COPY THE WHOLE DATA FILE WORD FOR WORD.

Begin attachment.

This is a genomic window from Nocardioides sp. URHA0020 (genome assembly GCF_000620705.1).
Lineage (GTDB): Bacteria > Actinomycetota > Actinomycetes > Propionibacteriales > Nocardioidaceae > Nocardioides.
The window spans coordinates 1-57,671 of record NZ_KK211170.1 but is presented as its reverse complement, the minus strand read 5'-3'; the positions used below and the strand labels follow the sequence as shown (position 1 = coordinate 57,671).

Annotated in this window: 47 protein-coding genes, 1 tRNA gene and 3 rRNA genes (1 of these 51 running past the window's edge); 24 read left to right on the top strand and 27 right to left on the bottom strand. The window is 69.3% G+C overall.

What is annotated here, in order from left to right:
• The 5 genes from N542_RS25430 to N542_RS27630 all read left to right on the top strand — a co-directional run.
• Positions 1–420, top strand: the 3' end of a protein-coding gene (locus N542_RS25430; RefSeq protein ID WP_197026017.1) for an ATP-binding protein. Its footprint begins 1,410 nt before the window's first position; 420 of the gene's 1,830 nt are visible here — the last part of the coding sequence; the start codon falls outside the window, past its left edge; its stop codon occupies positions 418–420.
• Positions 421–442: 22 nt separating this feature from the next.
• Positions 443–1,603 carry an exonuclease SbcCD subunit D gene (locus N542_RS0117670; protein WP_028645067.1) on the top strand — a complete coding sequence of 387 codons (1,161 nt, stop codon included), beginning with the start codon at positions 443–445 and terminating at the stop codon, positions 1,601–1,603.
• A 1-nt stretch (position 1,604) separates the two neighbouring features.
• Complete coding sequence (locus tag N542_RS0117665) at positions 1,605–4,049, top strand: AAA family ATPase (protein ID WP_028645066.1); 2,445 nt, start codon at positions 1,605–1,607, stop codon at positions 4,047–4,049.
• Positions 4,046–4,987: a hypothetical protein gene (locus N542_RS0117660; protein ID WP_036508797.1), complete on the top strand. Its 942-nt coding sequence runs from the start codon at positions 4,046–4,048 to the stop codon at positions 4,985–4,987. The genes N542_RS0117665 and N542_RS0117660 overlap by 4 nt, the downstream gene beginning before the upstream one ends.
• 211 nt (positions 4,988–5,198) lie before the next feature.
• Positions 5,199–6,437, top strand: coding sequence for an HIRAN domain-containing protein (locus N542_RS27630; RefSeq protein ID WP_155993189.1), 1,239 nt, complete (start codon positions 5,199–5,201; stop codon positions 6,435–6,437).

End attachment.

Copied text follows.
This is a genomic window from Nocardioides sp. URHA0020 (genome assembly GCF_000620705.1).
Lineage (GTDB): Bacteria > Actinomycetota > Actinomycetes > Propionibacteriales > Nocardioidaceae > Nocardioides.
The window spans coordinates 1-57,671 of record NZ_KK211170.1 but is presented as its reverse complement, the minus strand read 5'-3'; the positions used below and the strand labels follow the sequence as shown (position 1 = coordinate 57,671).

Annotated in this window: 47 protein-coding genes, 1 tRNA gene and 3 rRNA genes (1 of these 51 running past the window's edge); 24 read left to right on the top strand and 27 right to left on the bottom strand. The window is 69.3% G+C overall.

What is annotated here, in order from left to right:
• The 5 genes from N542_RS25430 to N542_RS27630 all read left to right on the top strand — a co-directional run.
• Positions 1–420, top strand: the 3' end of a protein-coding gene (locus N542_RS25430; RefSeq protein ID WP_197026017.1) for an ATP-binding protein. Its footprint begins 1,410 nt before the window's first position; 420 of the gene's 1,830 nt are visible here — the last part of the coding sequence; the start codon falls outside the window, past its left edge; its stop codon occupies positions 418–420.
• Positions 421–442: 22 nt separating this feature from the next.
• Positions 443–1,603 carry an exonuclease SbcCD subunit D gene (locus N542_RS0117670; protein WP_028645067.1) on the top strand — a complete coding sequence of 387 codons (1,161 nt, stop codon included), beginning with the start codon at positions 443–445 and terminating at the stop codon, positions 1,601–1,603.
• A 1-nt stretch (position 1,604) separates the two neighbouring features.
• Complete coding sequence (locus tag N542_RS0117665) at positions 1,605–4,049, top strand: AAA family ATPase (protein ID WP_028645066.1); 2,445 nt, start codon at positions 1,605–1,607, stop codon at positions 4,047–4,049.
• Positions 4,046–4,987: a hypothetical protein gene (locus N542_RS0117660; protein ID WP_036508797.1), complete on the top strand. Its 942-nt coding sequence runs from the start codon at positions 4,046–4,048 to the stop codon at positions 4,985–4,987. The genes N542_RS0117665 and N542_RS0117660 overlap by 4 nt, the downstream gene beginning before the upstream one ends.
• 211 nt (positions 4,988–5,198) lie before the next feature.
• Positions 5,199–6,437, top strand: coding sequence for an HIRAN domain-containing protein (locus N542_RS27630; RefSeq protein ID WP_155993189.1), 1,239 nt, complete (start codon positions 5,199–5,201; stop codon positions 6,435–6,437).